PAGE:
News & ToursFebruary 25, 2015

Darren Clarke can't hide his affection for his Ryder Cup foe

Not much has been heard from the new European Ryder Cup skipper since his appointment seven days ago. In South Africa for this week's Johannesburg Open, Darren Clarke has been enjoying what he calls a "relatively low profile in the short term. I'm sure it will all kick-off soon enough when I get home."

It already has, of course. Now that his close friend, Davis Love III, has been installed as America's skipper for the matches at Hazeltine next year, Clarke knows that the demands on his time will increase exponentially. But he was more than happy to see his old pal -- "someone I have a lot of time for and one of my favorite people in golf" -- get the nod from the PGA of America.

"Davis and I have always had a great relationship," continues the former Open champion. "I wasn't surprised by his appointment. I thought he did a great job at Medinah in 2012. He was a victim of a spectacular performance from the Europeans. But what gets forgotten is that he led his team into a winning position only for everything to go Europe's way on the Sunday. So to see him get a second chance was nice.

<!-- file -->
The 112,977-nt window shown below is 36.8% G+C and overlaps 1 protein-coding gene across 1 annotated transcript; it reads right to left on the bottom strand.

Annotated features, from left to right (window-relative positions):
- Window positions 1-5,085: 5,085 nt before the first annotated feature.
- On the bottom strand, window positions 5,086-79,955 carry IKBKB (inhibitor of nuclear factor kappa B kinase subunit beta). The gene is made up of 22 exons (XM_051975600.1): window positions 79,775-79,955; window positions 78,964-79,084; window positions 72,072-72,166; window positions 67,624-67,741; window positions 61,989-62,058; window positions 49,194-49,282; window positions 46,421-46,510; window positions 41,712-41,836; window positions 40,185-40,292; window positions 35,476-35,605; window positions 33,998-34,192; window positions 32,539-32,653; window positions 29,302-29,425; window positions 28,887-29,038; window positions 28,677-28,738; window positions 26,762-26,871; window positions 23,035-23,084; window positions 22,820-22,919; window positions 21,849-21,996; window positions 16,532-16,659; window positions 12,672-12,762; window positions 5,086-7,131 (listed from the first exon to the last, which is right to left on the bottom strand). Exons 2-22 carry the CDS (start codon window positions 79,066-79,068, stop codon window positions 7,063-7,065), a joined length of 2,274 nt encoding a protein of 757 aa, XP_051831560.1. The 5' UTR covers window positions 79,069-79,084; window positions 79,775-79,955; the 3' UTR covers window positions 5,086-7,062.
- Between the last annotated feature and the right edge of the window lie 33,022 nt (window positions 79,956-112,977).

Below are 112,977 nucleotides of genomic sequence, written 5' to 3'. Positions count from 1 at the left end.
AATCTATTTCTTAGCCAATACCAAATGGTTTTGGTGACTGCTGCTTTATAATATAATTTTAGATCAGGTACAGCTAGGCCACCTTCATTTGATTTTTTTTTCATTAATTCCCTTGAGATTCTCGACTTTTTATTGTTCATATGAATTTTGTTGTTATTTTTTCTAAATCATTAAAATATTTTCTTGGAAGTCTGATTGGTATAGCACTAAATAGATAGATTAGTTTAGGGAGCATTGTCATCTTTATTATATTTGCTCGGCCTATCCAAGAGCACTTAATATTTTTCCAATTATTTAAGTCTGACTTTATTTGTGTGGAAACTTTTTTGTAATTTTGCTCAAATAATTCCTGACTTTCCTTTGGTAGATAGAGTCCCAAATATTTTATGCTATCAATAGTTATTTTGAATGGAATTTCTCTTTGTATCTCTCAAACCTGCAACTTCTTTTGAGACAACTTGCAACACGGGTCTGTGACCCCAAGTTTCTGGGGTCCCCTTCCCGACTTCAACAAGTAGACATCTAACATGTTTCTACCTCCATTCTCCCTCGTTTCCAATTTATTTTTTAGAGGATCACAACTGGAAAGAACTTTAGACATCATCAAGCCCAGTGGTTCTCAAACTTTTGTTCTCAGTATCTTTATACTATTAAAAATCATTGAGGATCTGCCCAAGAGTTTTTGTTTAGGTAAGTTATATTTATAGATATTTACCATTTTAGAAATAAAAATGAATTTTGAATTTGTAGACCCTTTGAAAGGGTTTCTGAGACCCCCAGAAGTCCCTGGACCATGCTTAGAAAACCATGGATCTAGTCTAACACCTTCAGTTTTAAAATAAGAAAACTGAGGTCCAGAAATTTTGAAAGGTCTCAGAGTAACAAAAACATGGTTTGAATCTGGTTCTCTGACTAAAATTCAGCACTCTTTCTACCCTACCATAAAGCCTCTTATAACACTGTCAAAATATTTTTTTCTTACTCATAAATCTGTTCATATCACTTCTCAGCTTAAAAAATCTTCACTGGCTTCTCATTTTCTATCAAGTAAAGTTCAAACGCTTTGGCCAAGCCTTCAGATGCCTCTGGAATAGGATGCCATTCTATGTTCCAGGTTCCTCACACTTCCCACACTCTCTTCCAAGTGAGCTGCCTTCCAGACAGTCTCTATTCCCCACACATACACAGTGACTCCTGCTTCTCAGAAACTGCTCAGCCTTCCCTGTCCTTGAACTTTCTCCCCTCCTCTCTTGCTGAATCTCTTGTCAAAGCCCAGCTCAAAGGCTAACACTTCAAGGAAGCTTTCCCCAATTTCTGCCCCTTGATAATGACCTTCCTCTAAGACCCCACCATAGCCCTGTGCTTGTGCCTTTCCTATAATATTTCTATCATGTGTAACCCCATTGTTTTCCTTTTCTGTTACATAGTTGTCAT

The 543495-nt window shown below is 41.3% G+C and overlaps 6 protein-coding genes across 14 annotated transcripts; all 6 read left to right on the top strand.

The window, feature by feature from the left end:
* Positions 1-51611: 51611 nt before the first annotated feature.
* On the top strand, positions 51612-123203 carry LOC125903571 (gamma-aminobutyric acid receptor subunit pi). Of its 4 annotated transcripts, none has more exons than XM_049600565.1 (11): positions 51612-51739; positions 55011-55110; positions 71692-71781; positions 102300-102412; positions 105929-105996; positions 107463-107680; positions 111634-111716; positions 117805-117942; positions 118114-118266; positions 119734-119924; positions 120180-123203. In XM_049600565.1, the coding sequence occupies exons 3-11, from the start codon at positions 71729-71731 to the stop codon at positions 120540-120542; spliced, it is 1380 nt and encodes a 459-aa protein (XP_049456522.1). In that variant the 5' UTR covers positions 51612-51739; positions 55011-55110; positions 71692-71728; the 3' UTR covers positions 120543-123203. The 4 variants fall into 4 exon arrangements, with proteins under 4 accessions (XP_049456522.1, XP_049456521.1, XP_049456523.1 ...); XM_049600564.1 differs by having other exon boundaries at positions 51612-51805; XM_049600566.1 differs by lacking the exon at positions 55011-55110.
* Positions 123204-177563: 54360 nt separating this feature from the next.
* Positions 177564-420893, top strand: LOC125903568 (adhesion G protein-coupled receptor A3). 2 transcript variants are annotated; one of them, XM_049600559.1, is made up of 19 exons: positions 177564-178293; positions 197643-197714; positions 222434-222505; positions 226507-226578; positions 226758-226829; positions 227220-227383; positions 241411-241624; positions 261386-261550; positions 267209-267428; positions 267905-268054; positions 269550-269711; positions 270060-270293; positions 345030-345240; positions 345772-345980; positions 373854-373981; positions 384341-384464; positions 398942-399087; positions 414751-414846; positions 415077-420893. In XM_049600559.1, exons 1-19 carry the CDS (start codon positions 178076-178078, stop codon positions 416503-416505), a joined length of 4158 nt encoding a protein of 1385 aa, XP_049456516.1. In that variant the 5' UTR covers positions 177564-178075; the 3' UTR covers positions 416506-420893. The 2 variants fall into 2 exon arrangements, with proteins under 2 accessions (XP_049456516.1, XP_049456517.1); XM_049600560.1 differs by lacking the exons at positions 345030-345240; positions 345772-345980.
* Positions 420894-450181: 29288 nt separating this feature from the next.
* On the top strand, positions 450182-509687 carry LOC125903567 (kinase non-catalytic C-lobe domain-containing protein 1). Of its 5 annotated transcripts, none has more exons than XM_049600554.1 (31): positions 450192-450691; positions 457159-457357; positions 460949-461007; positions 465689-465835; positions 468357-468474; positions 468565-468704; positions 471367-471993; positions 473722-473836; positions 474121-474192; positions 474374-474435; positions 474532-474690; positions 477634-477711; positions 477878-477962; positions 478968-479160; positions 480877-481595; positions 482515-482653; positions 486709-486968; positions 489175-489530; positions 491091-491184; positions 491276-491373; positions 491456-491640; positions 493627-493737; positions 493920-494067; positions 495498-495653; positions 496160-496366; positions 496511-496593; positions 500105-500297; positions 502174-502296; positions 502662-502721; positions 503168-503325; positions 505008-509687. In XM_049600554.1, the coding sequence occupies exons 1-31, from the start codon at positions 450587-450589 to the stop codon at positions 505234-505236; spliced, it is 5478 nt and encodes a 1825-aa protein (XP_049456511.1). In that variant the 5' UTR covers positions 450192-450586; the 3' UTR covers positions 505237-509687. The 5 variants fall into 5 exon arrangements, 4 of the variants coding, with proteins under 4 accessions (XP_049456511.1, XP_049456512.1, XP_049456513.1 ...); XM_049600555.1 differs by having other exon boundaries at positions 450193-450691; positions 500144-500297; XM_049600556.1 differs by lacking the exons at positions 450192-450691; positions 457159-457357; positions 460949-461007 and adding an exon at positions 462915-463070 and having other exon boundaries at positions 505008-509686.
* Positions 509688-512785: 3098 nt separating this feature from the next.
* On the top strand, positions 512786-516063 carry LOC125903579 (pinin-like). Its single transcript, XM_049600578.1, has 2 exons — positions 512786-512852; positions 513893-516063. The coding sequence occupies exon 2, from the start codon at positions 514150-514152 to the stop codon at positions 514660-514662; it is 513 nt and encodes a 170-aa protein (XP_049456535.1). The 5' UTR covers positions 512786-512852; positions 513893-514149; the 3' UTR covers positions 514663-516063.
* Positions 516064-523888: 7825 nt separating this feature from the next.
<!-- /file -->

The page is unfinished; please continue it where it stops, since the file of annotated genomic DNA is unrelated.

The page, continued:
"When I came off the 18th green at Royal St. Georges in 2011, a few people were there to greet me and give me a hug. Davis was one of those, although he had finished his round a lot earlier. He was supposed to be on a charter flight to the Canadian Open that evening, but he waited for me anyway. That sums up the character of the man. You don't forget gestures like that."

The pair has a history in the Ryder Cup too. Love's last match in America's colors was the half he and Clarke fought out at Oakland Hills in 2004.

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"That was a great game," remembers the Ulsterman.

"Afterwards, we were all sitting around the 18th green waiting for the last matches to come up. The European team was on one side and the Americans were on the other. All except Davis and I. We wandered over to a spot somewhere in the middle and lit up a couple of cigars. That moment sums up the level of our friendship. We had played hard and both of us wanted to win. But when it was over we were pals again. That won't change no matter what happens at Hazeltine."

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